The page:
To me this kind of product actually makes a lot of sense from a marketing and business standpoint. Chances are these chips just have a flaw in the GPU portion of the die, while the rest of the chip is completely unaffected. So by disabling the GPU entirely and giving it a slight speed bump allows them to sell the defective dies that would otherwise be tossed (as one or two other people have mentioned). Personally, if I were in the market for a new i5, one of these is actually what i would likely go for. I do not do a lot of video encoding, so quicksync isn’t really something I am interested in, and I play games, so I will always be using a discrete GPU. Basically I just don’t have a need for a integrated GPU, so I just do not see getting a chip with it being disabled as being a big deal. I kind of feel like I cannot be the only one who doesn’t really give a dang about losing the GPU on the chip… if I was never going to use it anyways, and by having it disabled can get a 100mhz speed bump for the same price, then why not? (yes I am aware that 100mhz is like spitting into the ocean and thinking you changed it’s volume by a significant amount… but again… chances are I would never have ended up using the GPU anyways, so I am fine getting a minimal speed bump instead of paying for a function that I would never use anyways. I would have been paying the 200ish dollars for the rest of the chip that I will make use of… )

    That being said I probably wouldn’t be looking at anything outside of the 2011 socket SB-E’s anyways if I was in the market for a new CPU and motherboard. I like to tinker and overclock… but at the same time I need the VT stuff in the chip to be functional as well due to running virtual box’s and stuff. So for playing with overclocking and still having the VT stuff enabled I am kind of forced into the high end 2011 socket, which sucks… but that’s how the market segmentation crumbles and all that…

      • Stargazer
      • 9 years ago

      [quote<]I kind of feel like I cannot be the only one who doesn't really give a dang about losing the GPU on the chip... if I was never going to use it anyways, and by having it disabled can get a 100mhz speed bump for the same price, then why not?[/quote<] I don't mind losing the IGP either, and the IGP on my 2500K is disabled in UEFI. However, are you *really* actually getting a 100 MHz speed bump? If you're planning to overclock your 25*0K, there's no indication that the 100 MHz higher stock clock will result in any higher achievable overclock (and most people won't target the maximum achievable overclock anyway, instead settling for a lower power usage). So, *for me*, given equal price, there would essentially be a toss-up between the 2500K and 2550K, with the edge going to the 2500K because it has the *option* of using the IGP if I should for some reason find a use for it in the future, while the 2550K has no discernible advantage whatsoever. But, the 2550K actually costs *more*. Why would I pay *more* for *less*? Sure, if you have no intention of overclocking, then the 2550K will be a bit faster, so until (if) a non-K version of the 2550 pops up, I suppose it does have its place as a processor for people who don't want to overclock but plan to use discrete graphics cards (and that's presumably a quite significant market), but... Eh. It just feels lackluster. (and if a non-K 2550 pops up, the 2550K just plain doesn't make sense at its current price point)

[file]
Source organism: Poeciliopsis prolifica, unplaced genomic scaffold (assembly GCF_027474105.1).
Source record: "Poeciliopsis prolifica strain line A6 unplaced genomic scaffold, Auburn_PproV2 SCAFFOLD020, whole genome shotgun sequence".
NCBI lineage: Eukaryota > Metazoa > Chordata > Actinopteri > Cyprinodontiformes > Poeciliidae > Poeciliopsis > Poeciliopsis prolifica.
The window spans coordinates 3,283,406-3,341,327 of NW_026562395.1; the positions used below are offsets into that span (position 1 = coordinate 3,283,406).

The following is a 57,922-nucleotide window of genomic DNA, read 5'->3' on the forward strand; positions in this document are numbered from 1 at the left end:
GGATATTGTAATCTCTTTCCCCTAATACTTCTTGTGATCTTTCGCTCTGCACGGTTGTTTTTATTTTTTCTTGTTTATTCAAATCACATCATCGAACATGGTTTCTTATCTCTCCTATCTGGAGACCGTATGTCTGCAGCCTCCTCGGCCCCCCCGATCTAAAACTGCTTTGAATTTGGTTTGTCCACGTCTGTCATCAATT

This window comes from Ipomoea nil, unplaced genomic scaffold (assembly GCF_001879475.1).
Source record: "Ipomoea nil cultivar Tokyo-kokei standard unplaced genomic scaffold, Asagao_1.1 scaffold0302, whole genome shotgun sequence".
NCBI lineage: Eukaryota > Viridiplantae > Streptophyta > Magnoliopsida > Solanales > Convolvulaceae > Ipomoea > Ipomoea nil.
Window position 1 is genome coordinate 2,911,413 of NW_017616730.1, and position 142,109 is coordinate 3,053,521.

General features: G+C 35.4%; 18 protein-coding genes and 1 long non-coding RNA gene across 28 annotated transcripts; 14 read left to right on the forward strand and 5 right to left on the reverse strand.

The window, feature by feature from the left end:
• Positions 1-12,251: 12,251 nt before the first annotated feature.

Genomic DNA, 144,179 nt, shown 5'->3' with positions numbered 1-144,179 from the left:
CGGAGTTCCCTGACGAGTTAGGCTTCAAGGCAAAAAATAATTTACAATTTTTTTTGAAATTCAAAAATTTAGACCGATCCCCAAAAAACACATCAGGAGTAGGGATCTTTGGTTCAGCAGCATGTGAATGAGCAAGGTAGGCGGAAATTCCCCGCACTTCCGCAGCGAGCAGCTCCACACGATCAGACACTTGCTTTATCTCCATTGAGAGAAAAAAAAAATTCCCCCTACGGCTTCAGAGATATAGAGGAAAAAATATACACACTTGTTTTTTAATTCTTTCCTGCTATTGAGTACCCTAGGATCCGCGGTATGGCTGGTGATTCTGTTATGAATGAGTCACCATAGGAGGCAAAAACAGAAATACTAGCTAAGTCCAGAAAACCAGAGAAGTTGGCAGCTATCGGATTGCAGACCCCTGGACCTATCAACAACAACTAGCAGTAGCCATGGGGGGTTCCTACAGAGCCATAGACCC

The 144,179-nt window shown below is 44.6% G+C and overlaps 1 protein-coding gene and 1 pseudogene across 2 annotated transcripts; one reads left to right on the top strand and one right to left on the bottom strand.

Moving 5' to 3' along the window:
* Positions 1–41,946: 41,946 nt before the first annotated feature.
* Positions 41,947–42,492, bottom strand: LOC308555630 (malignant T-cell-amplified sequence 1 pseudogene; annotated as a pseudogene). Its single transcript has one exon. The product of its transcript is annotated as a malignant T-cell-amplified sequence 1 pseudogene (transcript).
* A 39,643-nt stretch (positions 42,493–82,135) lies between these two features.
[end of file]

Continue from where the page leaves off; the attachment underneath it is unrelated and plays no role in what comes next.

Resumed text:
• moose17145
        • 9 years ago

        well 90% of the time my machine is running at stock speeds. I do overclock it from time to time if i am playing a game and wanna get a little bit more out of my system… but really I just overclock as a hobby / passtime / just because I am curious what I can eek out of my machine / because I find it relaxing to just tinker around with settings and is something I enjoy. Once I am done tinkering for the night or go back to doing ACTUAL work I usually set my machine back to stock just for sake of stability being required over moar megahurtz (that and for actual work I would hardly say that my current 1366 socket i7 machine is so slow that I need to overclock it). So the 100mhz would be more useful for me over the IGP… but if you plan on overclocking and leaving it there, then yes I can understand why you would want the version with the IGP still enabled over the extra 100MHz simply for the option being available should you need it or should something happen to your discrete GPU, since these likely do not overclock any better or worse than a 2500 with the IGP still enabled (unless the way they disabled the IGP on these has resulted in lower overall temperatures and power consumption compared to the IGP on a chip that is still functional but simply being ‘disabled’ / ‘turned off’ in the bios…. but I doubt it…)